At the invitation of the zoo’s board of trustees, the chief veterinarian for Moscow zoo, Mikhail Alshinetsky, was eventually summoned to carry out a medical examination. His verdict was that all treatment was proving futile and recommended euthanizing the tiger. That advice was spurned by the Almaty zoo officials, however.
"That is his personal opinion, and we are seeing improvements in Kuralai’s wellbeing and are hoping we can cure her,” Azhibayev told KTK television station.
But the treatments being adopted by the Almaty zoo have appalled many animal lovers, who have accused the zoo’s management of cruelty.
After momentarily humbling the country’s parliament, the slacktivist community in Kyrgyzstan has now set its sights on dolphin wranglers.
Online indignation began brewing and spilling onto all major news outlets after a mobile dolphinarium cropped up in the snowy outskirts of the capital, Bishkek.
Animal lovers say the whole business is a cruel travesty — organizers are dismissive, insisting that the marine animals will actually enjoy their sojourn in the chilly landlocked nation.
Backers of the dolphinarium in the Mayor’s office have said it will run from later this month into May and that visitors will be able to swim with the creatures.
Traveling dolphinariums are banned in many places in the world, with Belarus, Kazakhstan, Indonesia and Russia proving active exceptions, according to one advocacy group. Other countries like Kyrgyzstan lack legislation either regulating or outlawing them.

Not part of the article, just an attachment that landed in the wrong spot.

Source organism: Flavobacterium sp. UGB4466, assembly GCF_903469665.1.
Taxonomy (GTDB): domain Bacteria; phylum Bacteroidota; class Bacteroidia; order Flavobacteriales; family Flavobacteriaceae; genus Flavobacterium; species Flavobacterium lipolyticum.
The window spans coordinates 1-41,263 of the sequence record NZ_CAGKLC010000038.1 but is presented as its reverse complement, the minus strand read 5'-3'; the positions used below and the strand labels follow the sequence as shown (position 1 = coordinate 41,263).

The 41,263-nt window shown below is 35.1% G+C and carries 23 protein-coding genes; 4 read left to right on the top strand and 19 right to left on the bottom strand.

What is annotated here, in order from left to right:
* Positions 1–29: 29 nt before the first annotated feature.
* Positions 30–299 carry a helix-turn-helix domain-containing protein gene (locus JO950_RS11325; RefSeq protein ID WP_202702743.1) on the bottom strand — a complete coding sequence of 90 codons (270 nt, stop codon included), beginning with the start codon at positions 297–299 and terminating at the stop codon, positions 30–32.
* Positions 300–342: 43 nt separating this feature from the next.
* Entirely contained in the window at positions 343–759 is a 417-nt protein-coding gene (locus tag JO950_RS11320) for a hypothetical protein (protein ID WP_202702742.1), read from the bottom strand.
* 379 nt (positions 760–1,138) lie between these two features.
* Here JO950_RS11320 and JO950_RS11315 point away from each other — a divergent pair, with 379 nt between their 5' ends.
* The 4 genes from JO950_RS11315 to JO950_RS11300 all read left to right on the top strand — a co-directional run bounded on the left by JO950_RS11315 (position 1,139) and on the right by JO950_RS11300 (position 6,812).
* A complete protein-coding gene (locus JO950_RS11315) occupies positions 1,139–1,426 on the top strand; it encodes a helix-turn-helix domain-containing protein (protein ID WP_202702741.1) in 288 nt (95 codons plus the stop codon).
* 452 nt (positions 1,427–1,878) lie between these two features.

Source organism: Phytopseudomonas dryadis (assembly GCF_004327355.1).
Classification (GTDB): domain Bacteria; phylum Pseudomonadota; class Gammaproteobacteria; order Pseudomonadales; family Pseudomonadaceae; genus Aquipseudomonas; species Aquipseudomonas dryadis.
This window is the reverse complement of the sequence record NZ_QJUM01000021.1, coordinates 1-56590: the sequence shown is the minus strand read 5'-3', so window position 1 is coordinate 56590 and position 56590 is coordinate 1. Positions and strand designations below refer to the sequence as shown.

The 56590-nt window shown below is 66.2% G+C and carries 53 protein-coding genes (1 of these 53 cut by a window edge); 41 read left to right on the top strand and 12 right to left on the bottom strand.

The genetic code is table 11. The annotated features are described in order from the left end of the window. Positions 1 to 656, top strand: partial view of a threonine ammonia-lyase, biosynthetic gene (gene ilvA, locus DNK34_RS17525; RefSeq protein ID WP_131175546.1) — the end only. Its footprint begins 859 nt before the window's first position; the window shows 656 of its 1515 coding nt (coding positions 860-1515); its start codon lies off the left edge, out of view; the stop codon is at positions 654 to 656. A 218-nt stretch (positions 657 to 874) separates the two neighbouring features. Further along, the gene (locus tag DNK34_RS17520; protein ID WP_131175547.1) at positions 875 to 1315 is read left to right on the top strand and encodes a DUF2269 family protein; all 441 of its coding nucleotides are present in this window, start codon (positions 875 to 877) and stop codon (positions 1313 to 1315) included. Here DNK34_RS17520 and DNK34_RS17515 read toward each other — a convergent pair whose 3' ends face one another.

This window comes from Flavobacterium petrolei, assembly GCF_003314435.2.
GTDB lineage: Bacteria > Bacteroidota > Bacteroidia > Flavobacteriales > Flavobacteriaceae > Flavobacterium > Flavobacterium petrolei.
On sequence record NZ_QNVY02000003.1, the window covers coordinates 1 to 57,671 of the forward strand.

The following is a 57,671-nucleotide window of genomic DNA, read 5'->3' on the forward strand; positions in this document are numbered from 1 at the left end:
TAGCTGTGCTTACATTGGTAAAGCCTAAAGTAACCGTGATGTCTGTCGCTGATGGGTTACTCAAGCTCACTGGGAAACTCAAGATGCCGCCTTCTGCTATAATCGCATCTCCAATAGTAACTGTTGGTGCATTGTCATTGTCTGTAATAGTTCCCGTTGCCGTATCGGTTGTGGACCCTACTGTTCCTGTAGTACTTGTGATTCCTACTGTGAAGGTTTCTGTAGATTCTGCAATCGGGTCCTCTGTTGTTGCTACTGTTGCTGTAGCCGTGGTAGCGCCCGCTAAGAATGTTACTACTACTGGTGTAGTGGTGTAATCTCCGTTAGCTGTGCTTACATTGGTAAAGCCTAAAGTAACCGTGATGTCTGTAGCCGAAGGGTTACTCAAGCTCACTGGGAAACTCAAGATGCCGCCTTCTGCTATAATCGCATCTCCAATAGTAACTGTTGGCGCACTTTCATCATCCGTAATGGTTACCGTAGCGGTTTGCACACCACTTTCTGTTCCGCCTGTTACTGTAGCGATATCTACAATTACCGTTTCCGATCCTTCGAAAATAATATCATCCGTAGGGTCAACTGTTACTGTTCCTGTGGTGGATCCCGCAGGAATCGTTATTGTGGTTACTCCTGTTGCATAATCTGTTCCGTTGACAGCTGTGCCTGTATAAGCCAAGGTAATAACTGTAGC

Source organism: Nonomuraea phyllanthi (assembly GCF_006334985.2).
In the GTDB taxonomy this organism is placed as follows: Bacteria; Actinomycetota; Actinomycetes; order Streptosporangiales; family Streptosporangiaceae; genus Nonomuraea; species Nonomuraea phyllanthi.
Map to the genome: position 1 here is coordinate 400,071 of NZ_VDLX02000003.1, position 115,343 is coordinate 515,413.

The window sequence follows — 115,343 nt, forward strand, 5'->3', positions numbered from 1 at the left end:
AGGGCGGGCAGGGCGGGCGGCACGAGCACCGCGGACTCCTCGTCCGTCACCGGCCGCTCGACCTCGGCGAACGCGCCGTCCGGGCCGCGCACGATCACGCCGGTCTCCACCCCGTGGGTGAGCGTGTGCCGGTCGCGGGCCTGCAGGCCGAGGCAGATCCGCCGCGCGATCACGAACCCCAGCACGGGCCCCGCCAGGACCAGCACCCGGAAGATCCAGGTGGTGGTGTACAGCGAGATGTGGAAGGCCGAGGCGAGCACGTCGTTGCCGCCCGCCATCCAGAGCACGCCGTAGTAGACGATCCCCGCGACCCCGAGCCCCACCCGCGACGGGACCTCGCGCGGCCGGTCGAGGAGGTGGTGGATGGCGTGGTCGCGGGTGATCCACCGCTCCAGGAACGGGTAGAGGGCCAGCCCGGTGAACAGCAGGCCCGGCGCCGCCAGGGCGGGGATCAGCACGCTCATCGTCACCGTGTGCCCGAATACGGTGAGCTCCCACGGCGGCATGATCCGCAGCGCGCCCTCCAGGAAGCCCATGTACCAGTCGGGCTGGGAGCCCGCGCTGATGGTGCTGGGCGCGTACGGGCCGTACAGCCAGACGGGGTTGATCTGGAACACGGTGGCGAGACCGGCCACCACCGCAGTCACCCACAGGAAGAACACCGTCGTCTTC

Given the ex-Soviet region’s sad zoos and old-fashioned approach to circus animals, opponents of the new facility in Bishkek say they have no reason to believe the quartet of dolphins and one whale will be well looked after.
"All dolphinariums are exploitation, non-dependent on size and comfort. Dolphins should live in the ocean!" boomed one Facebook commentator.
Cruelty to animals has hit the headlines in Kazakhstan following the arrest of a young man for demonstrating his wrestling technique on a donkey.
This is the latest in a series of stories of abuse of animals – ranging from donkeys and dogs to wolf and bear cubs – that have caused public consternation.
Video of the man hurling the donkey over his head and onto the ground appeared online in early November, prompting police to launch an investigation after an outcry among social media users.
Police later arrested two unidentified suspects, a 19-year-old man and his accomplice, who was behind the video camera. The latter can be heard on the film screaming with laughter and making comparisons with “kures” — the traditional Kazakh sport of wrestling — as the donkey is thrown into the air and makes several hard landings onto its back and its head.
The two Almaty residents will face charges of cruelty to animals, police spokeswoman Zhanar Tolegenkyzy said in remarks broadcast by Khabar TV on November 9.